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WIREs Nanomed Nanobiotechnol
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Mechanisms of carbon nanotube‐induced pulmonary fibrosis: a physicochemical characteristic perspective

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Carbon nanotubes (CNTs) are engineered nanomaterials (ENMs) with numerous beneficial applications. However, they could pose a risk to human health from occupational or consumer exposures. Rodent models demonstrate that exposure to CNTs via inhalation, instillation, or aspiration results in pulmonary fibrosis. The severity of the fibrogenic response is determined by various physicochemical properties of the nanomaterial such as residual metal catalyst content, rigidity, length, aggregation status, or surface charge. CNTs are also increasingly functionalized post‐synthesis with organic or inorganic agents to modify or enhance surface properties. The mechanisms of CNT‐induced fibrosis involve oxidative stress, innate immune responses of macrophages, cytokine and growth factor production, epithelial cell injury and death, expansion of the pulmonary myofibroblast population, and consequent extracellular matrix accumulation. A comprehensive understanding of how physicochemical properties affect the fibrogenic potential of various types of CNTs should be considered in combination with genetic variability and gain or loss of function of specific genes encoding secreted cytokines, enzymes, or intracellular cell signaling molecules. Here, we cover the current state of the literature on mechanisms of CNT‐exposed pulmonary fibrosis in rodent models with a focus on physicochemical characteristics as principal drivers of the mechanisms leading to pulmonary fibrosis.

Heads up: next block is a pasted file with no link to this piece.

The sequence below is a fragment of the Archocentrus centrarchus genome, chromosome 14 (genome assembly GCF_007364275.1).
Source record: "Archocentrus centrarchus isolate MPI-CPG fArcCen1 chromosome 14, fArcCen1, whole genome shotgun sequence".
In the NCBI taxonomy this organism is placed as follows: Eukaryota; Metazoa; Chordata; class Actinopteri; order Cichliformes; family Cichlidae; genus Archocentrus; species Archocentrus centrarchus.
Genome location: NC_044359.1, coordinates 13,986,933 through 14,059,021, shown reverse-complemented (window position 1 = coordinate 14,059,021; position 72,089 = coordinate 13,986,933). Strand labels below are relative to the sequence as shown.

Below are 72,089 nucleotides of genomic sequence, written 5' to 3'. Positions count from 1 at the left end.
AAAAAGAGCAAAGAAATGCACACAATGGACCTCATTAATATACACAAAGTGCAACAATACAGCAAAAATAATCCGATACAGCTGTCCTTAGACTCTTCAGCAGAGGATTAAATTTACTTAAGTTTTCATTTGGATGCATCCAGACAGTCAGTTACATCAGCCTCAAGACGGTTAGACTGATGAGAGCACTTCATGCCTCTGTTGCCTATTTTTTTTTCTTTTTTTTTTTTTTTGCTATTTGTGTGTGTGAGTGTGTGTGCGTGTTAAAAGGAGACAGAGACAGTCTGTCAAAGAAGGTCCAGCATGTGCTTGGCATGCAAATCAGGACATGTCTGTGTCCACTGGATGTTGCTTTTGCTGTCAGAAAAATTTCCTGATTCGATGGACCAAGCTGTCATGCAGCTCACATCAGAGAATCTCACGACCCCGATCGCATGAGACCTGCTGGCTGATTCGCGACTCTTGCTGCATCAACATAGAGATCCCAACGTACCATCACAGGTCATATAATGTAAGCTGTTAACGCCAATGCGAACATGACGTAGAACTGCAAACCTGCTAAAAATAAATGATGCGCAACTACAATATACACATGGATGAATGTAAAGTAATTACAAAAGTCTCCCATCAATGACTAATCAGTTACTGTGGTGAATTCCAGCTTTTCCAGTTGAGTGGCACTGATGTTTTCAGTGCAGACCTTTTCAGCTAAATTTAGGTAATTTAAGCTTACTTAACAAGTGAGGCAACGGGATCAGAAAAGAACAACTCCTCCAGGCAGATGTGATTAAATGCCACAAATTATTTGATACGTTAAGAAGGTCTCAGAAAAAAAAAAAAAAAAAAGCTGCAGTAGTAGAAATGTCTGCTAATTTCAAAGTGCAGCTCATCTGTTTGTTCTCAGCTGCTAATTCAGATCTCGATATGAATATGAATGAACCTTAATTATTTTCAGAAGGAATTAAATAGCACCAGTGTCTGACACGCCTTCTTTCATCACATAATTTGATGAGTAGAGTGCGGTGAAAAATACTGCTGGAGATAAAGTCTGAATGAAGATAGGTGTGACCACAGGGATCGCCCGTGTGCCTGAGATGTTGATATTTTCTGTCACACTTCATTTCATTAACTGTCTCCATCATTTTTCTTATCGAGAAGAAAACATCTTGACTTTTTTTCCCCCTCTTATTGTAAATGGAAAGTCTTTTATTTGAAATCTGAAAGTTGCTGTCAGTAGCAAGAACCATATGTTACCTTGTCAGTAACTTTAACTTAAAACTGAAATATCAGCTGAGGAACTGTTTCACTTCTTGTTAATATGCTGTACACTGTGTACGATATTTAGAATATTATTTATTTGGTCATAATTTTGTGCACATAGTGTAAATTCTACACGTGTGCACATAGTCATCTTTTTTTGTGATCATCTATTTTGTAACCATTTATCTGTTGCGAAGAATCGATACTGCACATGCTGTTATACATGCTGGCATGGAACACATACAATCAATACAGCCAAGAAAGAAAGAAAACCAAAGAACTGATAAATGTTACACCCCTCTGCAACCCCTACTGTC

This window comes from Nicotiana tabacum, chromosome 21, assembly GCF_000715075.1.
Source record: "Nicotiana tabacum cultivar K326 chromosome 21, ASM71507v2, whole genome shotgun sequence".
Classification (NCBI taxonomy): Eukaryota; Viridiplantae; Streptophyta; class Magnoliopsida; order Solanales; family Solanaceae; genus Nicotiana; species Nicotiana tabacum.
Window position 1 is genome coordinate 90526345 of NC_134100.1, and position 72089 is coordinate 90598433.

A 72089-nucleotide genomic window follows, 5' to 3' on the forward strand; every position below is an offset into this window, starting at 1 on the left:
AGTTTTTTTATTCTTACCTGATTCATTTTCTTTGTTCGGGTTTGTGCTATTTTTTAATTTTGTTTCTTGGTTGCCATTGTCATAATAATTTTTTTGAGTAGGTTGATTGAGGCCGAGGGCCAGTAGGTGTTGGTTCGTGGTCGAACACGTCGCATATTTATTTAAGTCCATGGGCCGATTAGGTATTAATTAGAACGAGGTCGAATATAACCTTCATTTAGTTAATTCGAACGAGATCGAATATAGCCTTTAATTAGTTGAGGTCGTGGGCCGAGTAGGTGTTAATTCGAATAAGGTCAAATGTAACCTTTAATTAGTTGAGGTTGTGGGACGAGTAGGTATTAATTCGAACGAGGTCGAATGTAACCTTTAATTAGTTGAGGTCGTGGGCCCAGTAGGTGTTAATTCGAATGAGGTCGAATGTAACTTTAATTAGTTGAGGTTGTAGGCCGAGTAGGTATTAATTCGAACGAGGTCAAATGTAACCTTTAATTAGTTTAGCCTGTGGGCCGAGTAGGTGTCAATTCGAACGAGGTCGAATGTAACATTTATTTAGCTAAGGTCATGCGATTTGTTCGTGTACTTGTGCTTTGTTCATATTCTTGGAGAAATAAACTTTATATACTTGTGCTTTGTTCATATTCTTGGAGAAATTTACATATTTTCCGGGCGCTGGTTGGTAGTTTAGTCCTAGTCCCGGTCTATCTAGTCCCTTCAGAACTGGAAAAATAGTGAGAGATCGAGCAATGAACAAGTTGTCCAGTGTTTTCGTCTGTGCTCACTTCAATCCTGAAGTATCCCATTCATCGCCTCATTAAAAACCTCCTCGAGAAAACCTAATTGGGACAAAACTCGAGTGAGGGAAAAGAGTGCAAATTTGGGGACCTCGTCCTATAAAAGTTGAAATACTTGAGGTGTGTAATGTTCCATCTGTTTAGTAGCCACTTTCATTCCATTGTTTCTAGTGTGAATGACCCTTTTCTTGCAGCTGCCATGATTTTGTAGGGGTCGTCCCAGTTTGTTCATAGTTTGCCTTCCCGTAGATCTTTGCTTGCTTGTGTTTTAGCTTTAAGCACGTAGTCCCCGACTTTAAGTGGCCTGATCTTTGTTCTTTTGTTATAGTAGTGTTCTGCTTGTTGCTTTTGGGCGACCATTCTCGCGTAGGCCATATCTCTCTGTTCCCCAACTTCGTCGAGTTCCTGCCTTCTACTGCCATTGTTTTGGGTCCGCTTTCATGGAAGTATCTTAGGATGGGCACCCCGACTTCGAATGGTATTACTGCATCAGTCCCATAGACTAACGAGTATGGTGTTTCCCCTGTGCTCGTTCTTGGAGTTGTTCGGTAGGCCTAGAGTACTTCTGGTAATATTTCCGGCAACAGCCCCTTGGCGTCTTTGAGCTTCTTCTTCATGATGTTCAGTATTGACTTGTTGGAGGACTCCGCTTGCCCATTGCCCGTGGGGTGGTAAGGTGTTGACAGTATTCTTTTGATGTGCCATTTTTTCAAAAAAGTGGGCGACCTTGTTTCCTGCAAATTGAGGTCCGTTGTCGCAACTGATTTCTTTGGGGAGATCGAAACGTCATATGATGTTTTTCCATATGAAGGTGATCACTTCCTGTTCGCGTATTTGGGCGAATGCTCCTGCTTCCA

Macrophage host responses to carbon nanotubes (CNTs) differs based on selected physicochemical properties. Longer, tangled, or short rod‐like CNTs are able to be engulfed and contained within a phagolysosome, while long, rod‐like CNTs result in frustrated phagocytosis, reactive oxygen species (ROS) production, and activation of signaling pathways resulting in the production of profibrogenic cytokines.
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Protein modulators of carbon nanotube (CNT)‐induced pulmonary fibrosis identified from transgenic mouse studies and how they regulate inflammation and fibrosis.
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Cell signaling in the lung after carbon nanotube (CNT) exposure resulting in expansion of the myofibroblast population through three possible mechanisms: fibroblast‐to‐myofibroblast differentiation, epithelial‐to‐mesenchymal transition (EMT), and recruitment and differentiation of circulating fibrocytes.
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Therapeutic Approaches and Drug Discovery > Respiratory Disease
Toxicology and Regulatory Issues in Nanomedicine > Toxicology of Nanomaterials

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In the Spotlight

Mauro Ferrari

Mauro Ferrari

started out in mechanical engineering and became interested in nanotechnology with his studies on nanomechanics and nanofluidics. His research work and involvement with setting up some of the premier nano centers and alliances in the world, bringing together universities, hospitals, and federal agencies, showcases interdisciplinarity at work.

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